Kamemushi, who came in second place at EVO 2016’s tournament for Super Smash Bros. for Wii U (Smash 4 for short), swept through the 25th Umebura tournament in Tokyo yesterday thanks to his lightning speed and brutal combos.
One pair of headphones and a 66 pound bag of rice.
After some 25 matches against many of the best Smash 4 players in the world, Kamemushi can now take it easy for a bit and listen to some rad tunes on a full stomach.
Of course, it’s not unusual for pro fighters, whether in boxing or the UFC, to not get paid much either, at least compared to other star athletes. Most fighters would struggle to make as much as back-benchers can earn in a year on an NFL or MLB team.
Lots of eSports tend to mirror this divide, with team-based games like League of Legends and Dota 2 often garnering larger prize pools for tournaments. The entire pot for Smash 4 at EVO 2016 was south of $30,000. Kamemushi received $5,000 of that while Ally, who took first place, took home just under $16,000. The lifetime winnings accumulated by both players are pretty meager. Even Jason ‘Mew2King’ Zimmerman, considered the highest grossing Smash player having received an estimated $147,216 over the length of his career, never walked away from any tournament with more than $5,000.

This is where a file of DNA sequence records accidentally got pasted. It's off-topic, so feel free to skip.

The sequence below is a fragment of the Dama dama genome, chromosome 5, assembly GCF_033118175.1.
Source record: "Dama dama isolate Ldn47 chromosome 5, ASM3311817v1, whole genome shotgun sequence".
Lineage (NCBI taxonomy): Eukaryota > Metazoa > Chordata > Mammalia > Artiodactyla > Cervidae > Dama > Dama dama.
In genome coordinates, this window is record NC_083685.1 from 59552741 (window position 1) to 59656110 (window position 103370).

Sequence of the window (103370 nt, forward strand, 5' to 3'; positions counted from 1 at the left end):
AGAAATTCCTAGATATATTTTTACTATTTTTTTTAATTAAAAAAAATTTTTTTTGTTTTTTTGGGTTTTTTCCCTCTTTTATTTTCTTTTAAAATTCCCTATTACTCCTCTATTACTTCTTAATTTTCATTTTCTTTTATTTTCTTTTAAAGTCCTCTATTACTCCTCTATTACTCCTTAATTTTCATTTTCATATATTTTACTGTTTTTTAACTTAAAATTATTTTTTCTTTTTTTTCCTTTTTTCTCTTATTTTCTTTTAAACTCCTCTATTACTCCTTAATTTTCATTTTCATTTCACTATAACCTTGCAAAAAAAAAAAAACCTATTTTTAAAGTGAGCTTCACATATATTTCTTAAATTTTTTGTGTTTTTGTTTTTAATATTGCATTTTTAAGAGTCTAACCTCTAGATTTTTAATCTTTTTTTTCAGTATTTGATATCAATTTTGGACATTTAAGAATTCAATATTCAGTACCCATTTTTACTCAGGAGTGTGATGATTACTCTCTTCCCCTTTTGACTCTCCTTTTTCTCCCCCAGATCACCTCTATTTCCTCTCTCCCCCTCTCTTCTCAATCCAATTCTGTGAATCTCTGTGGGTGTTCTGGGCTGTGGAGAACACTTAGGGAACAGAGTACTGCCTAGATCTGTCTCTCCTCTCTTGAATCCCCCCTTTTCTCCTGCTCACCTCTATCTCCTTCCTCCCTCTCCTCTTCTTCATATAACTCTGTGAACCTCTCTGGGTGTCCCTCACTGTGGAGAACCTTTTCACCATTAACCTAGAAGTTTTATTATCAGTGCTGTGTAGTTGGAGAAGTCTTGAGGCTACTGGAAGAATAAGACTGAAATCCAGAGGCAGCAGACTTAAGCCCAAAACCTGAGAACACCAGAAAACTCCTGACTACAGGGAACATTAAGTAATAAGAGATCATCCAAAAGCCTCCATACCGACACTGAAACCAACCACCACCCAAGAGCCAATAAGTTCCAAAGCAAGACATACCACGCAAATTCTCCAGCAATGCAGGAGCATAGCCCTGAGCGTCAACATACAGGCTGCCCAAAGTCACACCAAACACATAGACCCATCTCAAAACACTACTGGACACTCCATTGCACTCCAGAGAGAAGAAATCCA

Talk about a grind.
It’s especially difficult for pro Smash Bros. players to make a life out of competing given Nintendo’s lack of support. The company announced at the start of the month that the “Regular Tourneys” section in Smash 4 would be removed by the end of September. Sure, players can still host custom events, but Nintendo’s intentions are clear.
However, while Kamemushi’s accomplishments might not have made him rich, we are certainly richer for everything he’s contributed to the rise of Mega Man in Smash 4's meta. Capcom might not be doing anything exciting or worthwhile with the little blue bomber, but Kamemushi certainly is.
You can watch his exploits in the Umebura grand finals below.